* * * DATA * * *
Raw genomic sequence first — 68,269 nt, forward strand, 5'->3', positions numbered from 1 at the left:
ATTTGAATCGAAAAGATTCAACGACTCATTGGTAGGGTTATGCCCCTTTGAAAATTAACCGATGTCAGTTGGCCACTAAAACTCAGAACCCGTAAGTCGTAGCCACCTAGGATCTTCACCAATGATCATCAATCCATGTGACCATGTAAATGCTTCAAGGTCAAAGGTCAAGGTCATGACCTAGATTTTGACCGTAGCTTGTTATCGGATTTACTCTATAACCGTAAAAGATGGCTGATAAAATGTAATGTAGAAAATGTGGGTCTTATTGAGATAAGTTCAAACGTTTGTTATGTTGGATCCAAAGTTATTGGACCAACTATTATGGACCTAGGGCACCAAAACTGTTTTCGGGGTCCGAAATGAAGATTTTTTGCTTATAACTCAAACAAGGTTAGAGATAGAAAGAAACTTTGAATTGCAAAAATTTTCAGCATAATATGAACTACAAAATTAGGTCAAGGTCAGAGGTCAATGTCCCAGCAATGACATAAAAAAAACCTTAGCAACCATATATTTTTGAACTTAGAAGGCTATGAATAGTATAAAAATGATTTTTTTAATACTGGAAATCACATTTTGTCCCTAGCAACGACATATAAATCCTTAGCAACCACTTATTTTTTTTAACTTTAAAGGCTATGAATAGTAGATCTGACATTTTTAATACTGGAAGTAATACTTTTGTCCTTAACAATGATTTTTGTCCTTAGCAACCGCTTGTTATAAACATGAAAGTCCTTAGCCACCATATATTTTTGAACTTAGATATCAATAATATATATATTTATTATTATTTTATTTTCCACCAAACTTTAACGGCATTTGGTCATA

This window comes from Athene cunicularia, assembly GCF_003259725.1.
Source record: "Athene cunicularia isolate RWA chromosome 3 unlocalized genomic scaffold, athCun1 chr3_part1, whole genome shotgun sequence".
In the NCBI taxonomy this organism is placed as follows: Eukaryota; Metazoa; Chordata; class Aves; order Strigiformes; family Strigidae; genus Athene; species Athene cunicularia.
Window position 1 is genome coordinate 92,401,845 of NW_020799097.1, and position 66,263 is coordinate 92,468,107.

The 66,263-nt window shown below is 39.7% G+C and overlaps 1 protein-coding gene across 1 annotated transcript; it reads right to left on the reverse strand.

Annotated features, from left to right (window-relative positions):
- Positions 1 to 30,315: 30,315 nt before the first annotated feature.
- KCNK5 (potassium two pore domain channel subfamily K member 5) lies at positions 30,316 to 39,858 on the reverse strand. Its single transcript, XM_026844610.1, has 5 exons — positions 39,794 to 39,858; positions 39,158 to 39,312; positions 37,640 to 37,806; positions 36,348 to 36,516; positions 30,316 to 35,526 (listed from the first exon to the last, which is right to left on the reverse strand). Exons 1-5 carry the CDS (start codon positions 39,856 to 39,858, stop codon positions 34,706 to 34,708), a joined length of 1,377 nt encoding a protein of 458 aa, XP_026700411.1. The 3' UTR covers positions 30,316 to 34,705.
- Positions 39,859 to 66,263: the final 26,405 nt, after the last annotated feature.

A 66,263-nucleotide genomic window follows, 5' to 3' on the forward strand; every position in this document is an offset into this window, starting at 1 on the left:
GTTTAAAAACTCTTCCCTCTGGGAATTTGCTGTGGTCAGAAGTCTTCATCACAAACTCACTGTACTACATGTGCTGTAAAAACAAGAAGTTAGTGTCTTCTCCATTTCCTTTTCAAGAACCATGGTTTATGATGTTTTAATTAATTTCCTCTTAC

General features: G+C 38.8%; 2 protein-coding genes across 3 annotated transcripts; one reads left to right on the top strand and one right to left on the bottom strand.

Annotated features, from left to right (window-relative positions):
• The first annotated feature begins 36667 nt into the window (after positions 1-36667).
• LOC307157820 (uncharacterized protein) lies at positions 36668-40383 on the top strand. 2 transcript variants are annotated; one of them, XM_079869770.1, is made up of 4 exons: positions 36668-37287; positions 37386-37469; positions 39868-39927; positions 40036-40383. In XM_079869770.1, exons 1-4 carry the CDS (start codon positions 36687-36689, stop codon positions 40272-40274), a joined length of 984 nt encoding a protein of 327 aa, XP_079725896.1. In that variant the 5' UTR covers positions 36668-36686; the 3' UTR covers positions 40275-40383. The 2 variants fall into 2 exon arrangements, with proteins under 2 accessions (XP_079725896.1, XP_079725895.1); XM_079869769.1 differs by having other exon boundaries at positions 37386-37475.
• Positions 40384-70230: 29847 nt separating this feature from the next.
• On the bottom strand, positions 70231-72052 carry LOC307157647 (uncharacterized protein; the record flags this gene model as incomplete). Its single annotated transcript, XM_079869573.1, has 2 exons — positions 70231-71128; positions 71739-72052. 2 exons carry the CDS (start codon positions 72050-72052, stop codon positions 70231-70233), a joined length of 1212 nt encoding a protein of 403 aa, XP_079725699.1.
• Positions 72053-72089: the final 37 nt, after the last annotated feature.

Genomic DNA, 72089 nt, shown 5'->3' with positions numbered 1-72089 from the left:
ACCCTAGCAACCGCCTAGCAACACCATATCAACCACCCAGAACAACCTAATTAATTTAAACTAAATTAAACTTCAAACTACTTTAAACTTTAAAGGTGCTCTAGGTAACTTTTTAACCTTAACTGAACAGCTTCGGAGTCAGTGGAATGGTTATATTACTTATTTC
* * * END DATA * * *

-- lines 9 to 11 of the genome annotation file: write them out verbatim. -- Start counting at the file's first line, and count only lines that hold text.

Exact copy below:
- Positions 1 to 30,315: 30,315 nt before the first annotated feature.
- KCNK5 (potassium two pore domain channel subfamily K member 5) lies at positions 30,316 to 39,858 on the reverse strand. Its single transcript, XM_026844610.1, has 5 exons — positions 39,794 to 39,858; positions 39,158 to 39,312; positions 37,640 to 37,806; positions 36,348 to 36,516; positions 30,316 to 35,526 (listed from the first exon to the last, which is right to left on the reverse strand). Exons 1-5 carry the CDS (start codon positions 39,856 to 39,858, stop codon positions 34,706 to 34,708), a joined length of 1,377 nt encoding a protein of 458 aa, XP_026700411.1. The 3' UTR covers positions 30,316 to 34,705.
- Positions 39,859 to 66,263: the final 26,405 nt, after the last annotated feature.